5. SFAnalyst commented on Apr 20

    To piggy-back on Leslie’s point, the S&P buys less than half the gold that it did on 12/31/99.

  6. donna commented on Apr 20

    Happy Market! Yay! Inflation is back in the market! The transfer from housing inflation is a success!

    If we can keep the asset inflation going, we’re ok! Woot!

  7. Fred commented on Apr 20

    Why compare anything to Gold? Why not lead, or horse manure?

    Or one could suppose that Gold is now “expensive”…how the heck to you “value” gold? If you stip out the conspiracy theorists and $$ doomsday spec buyers, the demand would look much more punk for “old yeller”.

  8. Steve commented on Apr 20

    What is the economic significance of December 31, 1999?

  9. fat mary commented on Apr 20

    closing them on the highs, wow what a week. what a month for that matter!! this market is white hot! get long and enjoy it.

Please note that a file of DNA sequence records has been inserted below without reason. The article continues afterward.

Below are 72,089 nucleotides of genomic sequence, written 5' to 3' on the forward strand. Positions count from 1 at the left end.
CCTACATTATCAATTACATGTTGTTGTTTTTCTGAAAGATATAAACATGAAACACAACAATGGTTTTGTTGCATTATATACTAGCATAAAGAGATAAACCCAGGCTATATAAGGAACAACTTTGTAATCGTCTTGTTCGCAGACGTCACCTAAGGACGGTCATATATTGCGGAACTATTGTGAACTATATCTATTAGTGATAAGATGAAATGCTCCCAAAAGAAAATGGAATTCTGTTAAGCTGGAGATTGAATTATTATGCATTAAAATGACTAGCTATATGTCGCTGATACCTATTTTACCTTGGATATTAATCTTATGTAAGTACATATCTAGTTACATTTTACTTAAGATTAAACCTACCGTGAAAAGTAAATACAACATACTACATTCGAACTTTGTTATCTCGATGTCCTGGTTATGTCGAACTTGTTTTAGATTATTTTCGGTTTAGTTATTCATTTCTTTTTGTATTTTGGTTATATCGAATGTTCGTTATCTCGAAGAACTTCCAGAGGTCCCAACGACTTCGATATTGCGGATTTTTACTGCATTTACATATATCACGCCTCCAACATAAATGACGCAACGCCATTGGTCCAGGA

10. Bruno commented on Apr 20

    This millenium started on January 1, 2001, not 2000. The first millenium started in year AD 1, not Year 0. By the way, 1 BC immediately preceded AD 1, so Year 0 doesn’t technically exist.

    http://en.wikipedia.org/wiki/Year_0#Historians

    I would think the S&P 500 first turned positive for the millenium about a year ago (compared with the December 31, 2000 closing).

  11. Steve commented on Apr 20

    Well, regardless of when the millennium started, my question is still: Who cares what the return is this millennium? Why is that anymore useful than, say, the return over the last 1, 5, 10, 20 or 30 years?

  12. Aaron commented on Apr 20